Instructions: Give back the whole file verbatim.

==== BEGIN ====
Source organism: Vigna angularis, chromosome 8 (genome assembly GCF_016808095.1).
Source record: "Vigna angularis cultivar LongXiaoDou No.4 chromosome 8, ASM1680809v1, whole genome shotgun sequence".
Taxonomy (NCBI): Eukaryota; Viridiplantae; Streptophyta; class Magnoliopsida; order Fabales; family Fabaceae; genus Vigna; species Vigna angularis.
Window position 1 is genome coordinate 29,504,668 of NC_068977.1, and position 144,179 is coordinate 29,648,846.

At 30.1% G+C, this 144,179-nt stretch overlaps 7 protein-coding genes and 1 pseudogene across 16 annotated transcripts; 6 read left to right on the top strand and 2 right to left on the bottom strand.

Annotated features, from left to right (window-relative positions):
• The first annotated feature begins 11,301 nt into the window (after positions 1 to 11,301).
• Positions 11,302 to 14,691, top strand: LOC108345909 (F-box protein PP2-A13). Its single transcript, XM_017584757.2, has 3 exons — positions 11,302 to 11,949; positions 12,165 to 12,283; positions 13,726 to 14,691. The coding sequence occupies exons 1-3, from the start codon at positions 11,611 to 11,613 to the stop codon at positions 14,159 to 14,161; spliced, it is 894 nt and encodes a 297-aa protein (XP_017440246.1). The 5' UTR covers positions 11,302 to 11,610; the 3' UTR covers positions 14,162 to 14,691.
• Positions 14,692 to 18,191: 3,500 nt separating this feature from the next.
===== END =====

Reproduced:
Source organism: Vigna angularis, chromosome 8 (genome assembly GCF_016808095.1).
Source record: "Vigna angularis cultivar LongXiaoDou No.4 chromosome 8, ASM1680809v1, whole genome shotgun sequence".
Taxonomy (NCBI): Eukaryota; Viridiplantae; Streptophyta; class Magnoliopsida; order Fabales; family Fabaceae; genus Vigna; species Vigna angularis.
Window position 1 is genome coordinate 29,504,668 of NC_068977.1, and position 144,179 is coordinate 29,648,846.

At 30.1% G+C, this 144,179-nt stretch overlaps 7 protein-coding genes and 1 pseudogene across 16 annotated transcripts; 6 read left to right on the top strand and 2 right to left on the bottom strand.

Annotated features, from left to right (window-relative positions):
• The first annotated feature begins 11,301 nt into the window (after positions 1 to 11,301).
• Positions 11,302 to 14,691, top strand: LOC108345909 (F-box protein PP2-A13). Its single transcript, XM_017584757.2, has 3 exons — positions 11,302 to 11,949; positions 12,165 to 12,283; positions 13,726 to 14,691. The coding sequence occupies exons 1-3, from the start codon at positions 11,611 to 11,613 to the stop codon at positions 14,159 to 14,161; spliced, it is 894 nt and encodes a 297-aa protein (XP_017440246.1). The 5' UTR covers positions 11,302 to 11,610; the 3' UTR covers positions 14,162 to 14,691.
• Positions 14,692 to 18,191: 3,500 nt separating this feature from the next.